In 2008, portions of the medieval art galleries were renovated, thanks to the generous support of Mary and Michael Jaharis. The apse beneath the Great Hall Stairs became part of the Mary and Michael Jaharis Galleries for Byzantine Art and now features the Jaharis Byzantine Lectionary, a rare manuscript from around the year 1100. An 18-foot-tall marble ciborium (altar canopy) from twelfth–century Italy is the focal point of a gallery devoted to medieval European works of art in all media from about 1050 to 1300.
Historical Context of the Works on View
In 330 the first Christian emperor of the Roman Empire, Constantine the Great, transferred the imperial capital from Rome to the ancient Greek city of Byzantion, which he renamed Constantinople. The state that was ruled from that city would come to be called Byzantium. During the first golden age of the Empire, the early Byzantine era (330–730), Christianity became the official religion of the culturally and religiously diverse state. In the 600s Persian and Arab invasions devastated much of the Empire's eastern territories. In the 700s and early 800s, the Iconoclastic Controversy, which raged over the proper use of religious images, resulted in the extensive destruction of icons. That era was followed by a second flowering of the Empire, the middle Byzantine period (843–1261). The arts flourished as the use of icons was reestablished. Greek became the dominant official language, and Christianity spread from Constantinople throughout the Slavic lands to the north. In 1204 Crusaders from western Europe took Constantinople. Latin rule lasted there until 1261, when Byzantine authority was restored. The final great flowering of the arts that followed lasted until Constantinople fell to the Ottoman Turks in 1453, more than 1,100 years after its founding. Long after its fall, Byzantium continued to set a standard for luxury, beauty, and learning that inspired both the Latin West and the Islamic East.
As the center of public religious life in the Byzantine world, churches made the heavenly paradise visible to the devout. Monumental figures of Christ, the Virgin, and saints worked in richly colored mosaic, fresco, and sculpted stone covered the interior walls. Icons, manuscripts, crosses, reliquaries, censers, and lighting devices made of parchment, gold, silver, enamel, and other materials filled church interiors. Similar works were also used for personal devotion.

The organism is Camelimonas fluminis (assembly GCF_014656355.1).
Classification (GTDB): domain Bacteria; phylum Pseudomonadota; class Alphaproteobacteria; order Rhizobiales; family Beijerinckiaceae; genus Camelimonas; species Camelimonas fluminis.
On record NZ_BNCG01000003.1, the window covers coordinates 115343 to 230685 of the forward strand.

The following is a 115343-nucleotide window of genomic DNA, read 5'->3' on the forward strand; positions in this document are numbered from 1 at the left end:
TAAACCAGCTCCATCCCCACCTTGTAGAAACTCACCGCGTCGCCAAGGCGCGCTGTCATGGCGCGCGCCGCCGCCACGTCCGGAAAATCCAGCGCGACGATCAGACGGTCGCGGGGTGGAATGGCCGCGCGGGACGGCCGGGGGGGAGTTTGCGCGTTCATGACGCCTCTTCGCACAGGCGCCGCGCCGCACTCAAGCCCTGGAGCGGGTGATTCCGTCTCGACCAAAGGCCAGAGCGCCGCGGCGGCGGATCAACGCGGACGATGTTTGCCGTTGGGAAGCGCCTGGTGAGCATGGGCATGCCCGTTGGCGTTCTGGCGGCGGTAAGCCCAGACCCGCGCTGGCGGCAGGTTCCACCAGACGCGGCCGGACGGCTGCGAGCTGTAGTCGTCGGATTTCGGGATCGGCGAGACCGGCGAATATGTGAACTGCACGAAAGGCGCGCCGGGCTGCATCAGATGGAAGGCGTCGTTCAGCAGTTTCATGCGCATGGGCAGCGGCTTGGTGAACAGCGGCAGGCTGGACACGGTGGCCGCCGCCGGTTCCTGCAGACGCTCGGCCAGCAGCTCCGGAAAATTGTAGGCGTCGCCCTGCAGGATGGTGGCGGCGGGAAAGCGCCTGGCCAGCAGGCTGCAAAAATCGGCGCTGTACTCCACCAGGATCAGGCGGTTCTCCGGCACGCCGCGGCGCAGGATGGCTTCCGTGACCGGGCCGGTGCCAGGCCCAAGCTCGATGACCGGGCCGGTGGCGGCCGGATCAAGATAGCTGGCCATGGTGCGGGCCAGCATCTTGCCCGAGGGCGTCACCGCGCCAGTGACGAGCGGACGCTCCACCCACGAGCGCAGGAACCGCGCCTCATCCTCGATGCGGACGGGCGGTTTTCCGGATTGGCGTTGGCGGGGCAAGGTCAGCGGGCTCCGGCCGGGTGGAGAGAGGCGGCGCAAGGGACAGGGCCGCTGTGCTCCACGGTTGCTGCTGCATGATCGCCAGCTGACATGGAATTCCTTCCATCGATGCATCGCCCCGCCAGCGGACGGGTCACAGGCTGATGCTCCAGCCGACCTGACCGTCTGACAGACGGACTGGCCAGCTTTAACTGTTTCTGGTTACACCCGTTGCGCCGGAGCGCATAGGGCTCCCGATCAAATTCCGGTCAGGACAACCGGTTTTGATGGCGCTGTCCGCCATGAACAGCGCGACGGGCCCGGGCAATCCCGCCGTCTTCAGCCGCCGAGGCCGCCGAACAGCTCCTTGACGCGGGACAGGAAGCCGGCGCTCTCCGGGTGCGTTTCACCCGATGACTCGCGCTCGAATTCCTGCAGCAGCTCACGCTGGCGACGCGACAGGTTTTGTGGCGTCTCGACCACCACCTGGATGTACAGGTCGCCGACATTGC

Medieval Europe (1050–1300)
By the middle of the eleventh century western Europe had developed a culture distinct from those of its Byzantine and Islamic neighbors and a formidable rival to both. The lands settled by barbarian tribes in the waning days of the Roman Empire had become kingdoms, the rough boundaries of which correspond to Europe's modern nation-states.
The Church in Europe, with Latin as its shared language and the pope in Rome as its leader, became the most important patron of the arts. Sculpture, on the public façades of cathedrals and churches and within monastic cloisters, told the story of the Christian faith. Inside the sanctuary, where once only wall painting and mosaics provided pictorial decoration, jewel-like painted glass was set in increasingly large and magnificent windows. At the altar, precious ceremonial objects, manuscripts, and reliquaries complemented the monumental decoration. As the threat of invaders diminished, pilgrims traveled long distances to venerate the relics of saints, while Crusaders embarked for the Holy Land, hoping to reclaim it. London, Cologne, and Pisa were among the many cities founded by ancient Romans that, with the growth of trade, prospered anew in the Middle Ages. It was Paris, however, known to the ancient Celts and recognized by the Frankish king Clovis (ca. 466–511) as his capital, that grew into a preeminent cultural and intellectual center. There the achievements that would characterize medieval Europe as a whole emerged: unparalleled feats of architecture, a growing class of professional artists, a flourishing university, and a prosperous mercantile economy.